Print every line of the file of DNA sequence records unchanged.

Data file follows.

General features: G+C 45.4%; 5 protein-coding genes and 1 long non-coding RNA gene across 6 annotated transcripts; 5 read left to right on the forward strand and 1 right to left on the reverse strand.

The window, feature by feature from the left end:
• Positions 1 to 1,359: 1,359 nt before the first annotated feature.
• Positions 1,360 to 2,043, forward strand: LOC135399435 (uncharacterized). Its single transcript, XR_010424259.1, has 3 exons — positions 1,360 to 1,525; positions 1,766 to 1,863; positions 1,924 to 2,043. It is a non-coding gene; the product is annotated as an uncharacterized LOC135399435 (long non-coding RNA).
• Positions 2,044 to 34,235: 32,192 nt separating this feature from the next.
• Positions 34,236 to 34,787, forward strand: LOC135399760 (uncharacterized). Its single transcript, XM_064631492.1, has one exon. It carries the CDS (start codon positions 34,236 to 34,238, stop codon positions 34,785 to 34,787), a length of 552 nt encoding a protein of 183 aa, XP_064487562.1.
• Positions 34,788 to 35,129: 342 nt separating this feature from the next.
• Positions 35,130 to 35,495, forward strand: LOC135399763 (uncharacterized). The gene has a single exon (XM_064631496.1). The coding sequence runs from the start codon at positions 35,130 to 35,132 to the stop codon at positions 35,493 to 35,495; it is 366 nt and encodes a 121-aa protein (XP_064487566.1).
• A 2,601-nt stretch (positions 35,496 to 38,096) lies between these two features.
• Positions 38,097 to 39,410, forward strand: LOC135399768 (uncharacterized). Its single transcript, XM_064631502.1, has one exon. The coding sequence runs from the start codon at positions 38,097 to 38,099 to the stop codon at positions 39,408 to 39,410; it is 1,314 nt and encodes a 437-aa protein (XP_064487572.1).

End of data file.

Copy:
General features: G+C 45.4%; 5 protein-coding genes and 1 long non-coding RNA gene across 6 annotated transcripts; 5 read left to right on the forward strand and 1 right to left on the reverse strand.

The window, feature by feature from the left end:
• Positions 1 to 1,359: 1,359 nt before the first annotated feature.
• Positions 1,360 to 2,043, forward strand: LOC135399435 (uncharacterized). Its single transcript, XR_010424259.1, has 3 exons — positions 1,360 to 1,525; positions 1,766 to 1,863; positions 1,924 to 2,043. It is a non-coding gene; the product is annotated as an uncharacterized LOC135399435 (long non-coding RNA).
• Positions 2,044 to 34,235: 32,192 nt separating this feature from the next.
• Positions 34,236 to 34,787, forward strand: LOC135399760 (uncharacterized). Its single transcript, XM_064631492.1, has one exon. It carries the CDS (start codon positions 34,236 to 34,238, stop codon positions 34,785 to 34,787), a length of 552 nt encoding a protein of 183 aa, XP_064487562.1.
• Positions 34,788 to 35,129: 342 nt separating this feature from the next.
• Positions 35,130 to 35,495, forward strand: LOC135399763 (uncharacterized). The gene has a single exon (XM_064631496.1). The coding sequence runs from the start codon at positions 35,130 to 35,132 to the stop codon at positions 35,493 to 35,495; it is 366 nt and encodes a 121-aa protein (XP_064487566.1).
• A 2,601-nt stretch (positions 35,496 to 38,096) lies between these two features.
• Positions 38,097 to 39,410, forward strand: LOC135399768 (uncharacterized). Its single transcript, XM_064631502.1, has one exon. The coding sequence runs from the start codon at positions 38,097 to 38,099 to the stop codon at positions 39,408 to 39,410; it is 1,314 nt and encodes a 437-aa protein (XP_064487572.1).